Day 36: Donja Stubica to Durdevac, Croatia

Marija Bistricaa, the town that caused me to ride an extra ten miles and climb an extra 500 meters

It was another Croatia day. That is both good - much of the riding was very nice, the countryside was beautiful and the people were great - and bad - the road I planned to use wasn't where the maps said it was and the locals sent me out of the way and over the 'mountain' north of Zagreb. That climb was 400 meters or so at 15% grade. It was the hardest climb I've ever done on my loaded bike. I walked a bit of , cursed most of it, and made it over the top by simple determination to do so. It wasn't fun. Then I got down to just east of Zagreb, and made my way back around the end the end of that mountain in order to go east. It isn't easy to go east in Croatia!

The roads between Donja Stubica and Marija Bistricaa were very nice

The view from a 'church hill' on the way to Marija Bistricaa

In Marija Bistrica, trying to continue east

The ride to Marija Bistricaa was great. It was ten miles of country roads through very pretty country.

Then I tried to find the road that both my mapping software and a map I bought on the way to Marija Bistrica showed heading east from Marija Bistrica. I couldn't find it, and the locals, when I showed them the map said 'go thataway.' I did and I ended up going south towards Zageb. I didn't want to go south! When I got to a road going east, I stopped to look at my map and a guy working on a house called me over. He was very helpful, as was his assistant, and both of them insisted I should go to Komin, which is east, by taking this road down through Moravce, not by going back and going north from Marija Bistrica. This insisting was done in Croatian, although the younger man did know a few words of English. They were very nice, but I think they were sadists < grin >! Who else would route someone on a loaded bike on a road that climbed over a small mountain very steeply?

I knew I was in trouble when I saw this grade
Then it got steeper

Heading down the other side - at long last!

The 15% grade sign going down, it was at least that steep coming up

After the really hard climb , I got nice long, steep, downhill through neat towns. The folks look at me a though the had never seen a fellow on a loaded bike. Given the hill, I'm not surprised! Anyway, the ride down was fun and eventually it took me to a town on 12 whose name isn't on my mapping software. Since most of the road isn't there either, I shouldn't be surprised. I stopped for lunch in the next town, discovering in the process that almost all of those places to eat and drink are drink only, and worked on routing from my unplanned location to Hungary. It wasn't easy to find routes, and the ones I did find involved as much north south travel as east travel.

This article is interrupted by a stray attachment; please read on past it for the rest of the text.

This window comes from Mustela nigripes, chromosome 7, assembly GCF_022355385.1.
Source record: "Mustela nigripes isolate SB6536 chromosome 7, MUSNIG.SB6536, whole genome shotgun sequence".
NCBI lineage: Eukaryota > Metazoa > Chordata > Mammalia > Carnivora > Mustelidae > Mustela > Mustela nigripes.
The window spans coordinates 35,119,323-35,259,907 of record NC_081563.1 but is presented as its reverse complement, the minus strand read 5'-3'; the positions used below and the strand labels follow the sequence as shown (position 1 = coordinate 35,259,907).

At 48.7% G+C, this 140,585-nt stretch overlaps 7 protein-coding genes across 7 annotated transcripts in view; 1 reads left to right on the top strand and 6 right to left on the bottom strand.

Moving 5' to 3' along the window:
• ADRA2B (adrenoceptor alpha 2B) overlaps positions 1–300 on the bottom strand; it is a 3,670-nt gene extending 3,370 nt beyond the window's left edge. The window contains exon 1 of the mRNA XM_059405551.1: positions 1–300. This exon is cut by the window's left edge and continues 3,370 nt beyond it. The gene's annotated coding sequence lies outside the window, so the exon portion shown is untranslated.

12 was mostly small towns

This is road whose other end I could not find

Billboard and traffic on 12

Then I rode 12, which was narrow, busy, with no shoulder, and lots of trucks and busses, until I found a road to Vrbovec. I was on it for less than ten miles and, when I spotted a sign for a back road to Vrbovec, I got back to the peaceful little roads. The next ten to fifteen miles was great riding, except when, for the first half a dozen miles, large trucks were using the little road. It was about a lane and a half and they were about a lane and a quarter wide, so it was bit of a squeeze when we passed each other. After that section, it was just pleasant, although indirect, riding. Nice.

The road to Vrbovec, with truck

The road without a truck

At Vrbovec, I took the road that, on my map, should have been 41. Later I discovered that I was on 28. Hmm, a different route, but not much difference in length and it was, mostly, a pretty good road. It did have far more hills than I expected and, sometimes, the traffic was a bit of a pain, but it was generally good riding through pretty country. I had been told, by Danish tourists that Primoz and I met near Novo Mesto, that Croatian drivers were bad. They aren't. They may be bad compared to Danish drivers, but they are pretty much the same as Italian drivers. That isn't ideal, but it is a lot better than most drivers in the US.

In the last village before Durdevac, I stopped at a restaurant to ask if they would take Euros. I'd spent the last of my Kroners for a snack while riding on 28. They wouldn't, but, as I was getting ready to leave, a customer called out to me and asked about my tour. Then he invited me to sit, have a cup of coffee, and talk about internet related things. He runs two weblogs and we talked, for a long time, about the web, Linux, etc. It was enjoyable, but it also made me quite late getting into Durdevac. The sun was setting as I arrived, and I hadn't had supper or worked on this web page so I ended up staying up till nearly midnight. The sun came up at 6, shining directly into my room.

My new friend, giving me his address before I leave the cafe

Coming into Durdevac

Speaking of rooms, this one, at the hotel in Durdevac, is OK, and supper here last night was pretty good, but the mattress is like a box spring and breakfast was not great. Hotels are not cheap here, and they aren't very good either. I beginning to wonder how I'll do in Romania.
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